June 30th, 2015 Art Exhibits Los Angeles
If you are looking for a bit of creative inspiration The Getty Center should be at the top of your list. This stunning contemporary museum designed by architect Richard Meier and Partners for the J. Paul Getty Trust is a true gem. The Trust is the world’s largest cultural and philanthropic organization dedicated to the visual arts, conservation practice, art historical research and art appreciation. From the collection itself, to the architecture, the gardens or the view, no matter where you turn you will find something inspiring.
On my recent visit I was thrilled to see the eight-foot-tall sculpture “Boy With Frog” at the entrance of the Getty Center. It was commissioned to sit at the tip of the Punta della Dogana, between the Grand and the Guidecca canals in Venice Italy and is the work of California artist Charles Ray. I hope this becomes the permanent home of this fun and whimsical statue, as I love it.
Another famous sculpture that I adore is the “Standing Woman 1” from Alberto Giacometti. This elegant figure of a woman welcomes you right inside the lobby of the Getty Center.
There are several way to enjoy the museum, all depend on how much time you have. My favorite way is to purchase the audio guide for the museum and leisurely stroll the various exhibits activating the guide along the way at points of interest. I generally find the guides make the whole museum experience far richer.
Always on view at the Museum is the collection of European paintings, sculpture, and decorative arts. These are arranged roughly by era and the artist’s nationality in galleries that span all four pavilions. The European paintings collection spans several decades, with examples from the Middle Ages and Renaissance through the early modern era, including several Impressionist works. The collection of medieval and early Renaissance manuscripts and prints is displayed in rotating exhibitions. Several galleries display paintings, sculpture, and decorative arts from one era together, such as this gallery of late Neoclassical art. You find that photography exhibits are also available to explore. Below are some works from the various exhibits that are my favorites.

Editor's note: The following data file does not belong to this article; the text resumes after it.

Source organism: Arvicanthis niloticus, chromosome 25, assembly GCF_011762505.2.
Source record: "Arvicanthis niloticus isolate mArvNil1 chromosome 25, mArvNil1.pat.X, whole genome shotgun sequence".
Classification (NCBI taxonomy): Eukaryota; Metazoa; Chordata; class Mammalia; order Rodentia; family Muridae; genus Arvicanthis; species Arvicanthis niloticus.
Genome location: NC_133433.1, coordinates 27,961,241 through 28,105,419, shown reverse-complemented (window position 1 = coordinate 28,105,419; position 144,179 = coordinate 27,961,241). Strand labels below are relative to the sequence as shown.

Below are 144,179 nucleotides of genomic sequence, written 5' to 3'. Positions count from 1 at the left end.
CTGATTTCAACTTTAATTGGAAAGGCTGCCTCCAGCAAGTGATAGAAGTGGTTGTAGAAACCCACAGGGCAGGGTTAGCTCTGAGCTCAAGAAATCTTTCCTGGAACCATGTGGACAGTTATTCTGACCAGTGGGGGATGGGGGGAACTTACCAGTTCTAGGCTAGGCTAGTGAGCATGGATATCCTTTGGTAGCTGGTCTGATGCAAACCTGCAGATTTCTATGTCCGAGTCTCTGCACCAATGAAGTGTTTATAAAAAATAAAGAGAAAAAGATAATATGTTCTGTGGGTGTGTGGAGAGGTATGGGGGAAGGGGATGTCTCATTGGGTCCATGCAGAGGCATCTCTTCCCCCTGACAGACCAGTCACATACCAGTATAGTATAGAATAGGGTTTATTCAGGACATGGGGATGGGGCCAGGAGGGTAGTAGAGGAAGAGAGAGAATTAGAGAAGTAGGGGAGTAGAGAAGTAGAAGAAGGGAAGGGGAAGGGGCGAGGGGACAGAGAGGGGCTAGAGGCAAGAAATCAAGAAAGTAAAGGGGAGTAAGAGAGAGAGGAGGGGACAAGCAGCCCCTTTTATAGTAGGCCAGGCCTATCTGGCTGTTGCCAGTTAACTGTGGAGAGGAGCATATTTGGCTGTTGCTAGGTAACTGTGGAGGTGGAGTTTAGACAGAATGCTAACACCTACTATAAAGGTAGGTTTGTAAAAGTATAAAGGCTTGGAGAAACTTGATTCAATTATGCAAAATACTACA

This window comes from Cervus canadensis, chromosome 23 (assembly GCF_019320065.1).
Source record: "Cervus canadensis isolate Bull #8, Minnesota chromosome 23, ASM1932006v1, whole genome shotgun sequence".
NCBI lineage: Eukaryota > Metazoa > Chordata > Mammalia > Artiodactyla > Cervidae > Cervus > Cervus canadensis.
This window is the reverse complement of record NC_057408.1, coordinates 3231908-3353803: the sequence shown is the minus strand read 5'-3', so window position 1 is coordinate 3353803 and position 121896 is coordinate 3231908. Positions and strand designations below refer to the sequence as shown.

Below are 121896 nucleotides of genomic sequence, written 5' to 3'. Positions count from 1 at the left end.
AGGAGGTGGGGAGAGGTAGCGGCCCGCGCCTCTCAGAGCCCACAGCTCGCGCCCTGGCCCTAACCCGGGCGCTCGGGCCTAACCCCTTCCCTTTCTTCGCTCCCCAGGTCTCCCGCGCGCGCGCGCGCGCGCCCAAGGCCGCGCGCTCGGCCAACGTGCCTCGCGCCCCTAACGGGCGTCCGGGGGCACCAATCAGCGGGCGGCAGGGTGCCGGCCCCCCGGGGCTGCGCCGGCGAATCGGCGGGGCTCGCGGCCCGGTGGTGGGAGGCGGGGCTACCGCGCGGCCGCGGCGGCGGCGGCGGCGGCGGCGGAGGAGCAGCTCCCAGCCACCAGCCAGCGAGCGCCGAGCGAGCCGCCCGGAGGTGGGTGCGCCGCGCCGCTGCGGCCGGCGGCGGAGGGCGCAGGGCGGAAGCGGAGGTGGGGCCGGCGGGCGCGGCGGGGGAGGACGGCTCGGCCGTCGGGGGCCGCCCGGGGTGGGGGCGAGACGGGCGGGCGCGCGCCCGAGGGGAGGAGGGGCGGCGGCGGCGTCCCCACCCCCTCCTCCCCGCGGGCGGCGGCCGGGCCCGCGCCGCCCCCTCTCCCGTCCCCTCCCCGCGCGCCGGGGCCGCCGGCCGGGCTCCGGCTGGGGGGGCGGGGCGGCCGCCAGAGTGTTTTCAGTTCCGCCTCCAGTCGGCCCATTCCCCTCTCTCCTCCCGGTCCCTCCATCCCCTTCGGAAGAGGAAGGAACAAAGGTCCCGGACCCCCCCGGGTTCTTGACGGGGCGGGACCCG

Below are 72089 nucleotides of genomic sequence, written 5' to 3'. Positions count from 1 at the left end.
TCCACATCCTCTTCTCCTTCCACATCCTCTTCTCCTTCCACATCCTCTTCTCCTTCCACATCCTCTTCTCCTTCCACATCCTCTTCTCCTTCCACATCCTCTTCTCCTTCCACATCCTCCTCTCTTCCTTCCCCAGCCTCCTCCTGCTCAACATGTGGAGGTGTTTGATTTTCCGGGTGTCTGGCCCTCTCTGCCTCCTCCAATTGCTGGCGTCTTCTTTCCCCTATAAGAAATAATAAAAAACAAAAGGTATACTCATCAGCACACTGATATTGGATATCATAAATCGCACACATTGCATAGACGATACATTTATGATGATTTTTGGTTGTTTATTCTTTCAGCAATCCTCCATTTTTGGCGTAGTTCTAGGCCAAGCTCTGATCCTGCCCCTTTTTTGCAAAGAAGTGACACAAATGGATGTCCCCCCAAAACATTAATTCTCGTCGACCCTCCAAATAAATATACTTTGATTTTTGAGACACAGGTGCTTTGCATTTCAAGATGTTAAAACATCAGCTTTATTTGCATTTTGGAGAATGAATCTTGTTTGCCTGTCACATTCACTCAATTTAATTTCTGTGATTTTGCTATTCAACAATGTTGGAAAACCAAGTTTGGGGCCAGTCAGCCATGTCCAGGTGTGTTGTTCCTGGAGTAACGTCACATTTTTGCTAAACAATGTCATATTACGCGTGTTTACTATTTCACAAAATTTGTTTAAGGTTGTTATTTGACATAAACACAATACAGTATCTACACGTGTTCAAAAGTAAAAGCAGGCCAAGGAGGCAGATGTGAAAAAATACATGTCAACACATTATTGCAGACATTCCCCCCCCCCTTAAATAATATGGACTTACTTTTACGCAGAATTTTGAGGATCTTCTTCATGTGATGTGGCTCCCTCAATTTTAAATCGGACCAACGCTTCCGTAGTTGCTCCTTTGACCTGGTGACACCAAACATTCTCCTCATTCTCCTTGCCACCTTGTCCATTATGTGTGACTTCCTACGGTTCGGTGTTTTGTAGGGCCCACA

After satisfying your appetite for a little art you may be hungry for something to eat. The Getty Center has both casual dinning and fine dinning options. The cafe menu has an assortment of sandwiches, soups, salads, pizza, tacos, burritos, and grilled items. Wine and beer are also available. While the Garden Terrace Cafe offers coffee, lunch, and snacks in an outdoor setting overlooking the Central Garden. The restaurant is an elegant setting, and on a clear day has views of the Santa Monica Mountains and even the ocean. We choose to power up for our day of art by starting with a bite to eat at the restaurant. The menu options are very nice and seasonal. (see samples below)
You can’t leave the Getty Center without seeing the its amazing gardens and views. Click: Getty Gardens, to learn more about the various gardens and their design. If you are up for a little more adventure the Getty Center has several events that take place throughout the year-ranging from live performances of innovative theater and band from indie-pop to world music. There are lectures, conferences, symposia and film series. The Getty offers tours for the gardens,the architecture as well as the various galleries. For kids there are interactive activities, festivals, concerts and hands on galleries. I was surprised to learn that they even have culinary workshops. Learn more at: Getty 360
THE GETTY CENTER
1200 N Sepulveda Blvd
Los Angeles, CA 90049
Tuesday–Friday and Sunday 10:00 a.m.–5:30 p.m.
Saturday 10:00 a.m.–9:00 p.m.
May 29–August 28, 2015
open Fridays to 9:00 p.m.
Admission is always free.
Parking is $15 per car or motorcycle, and $10 after 5:00 p.m. for the Getty Center’s evening hours on Saturdays when we are open until 9:00 p.m., as well as for all evening public programming, including music, film, lectures, and other special programs.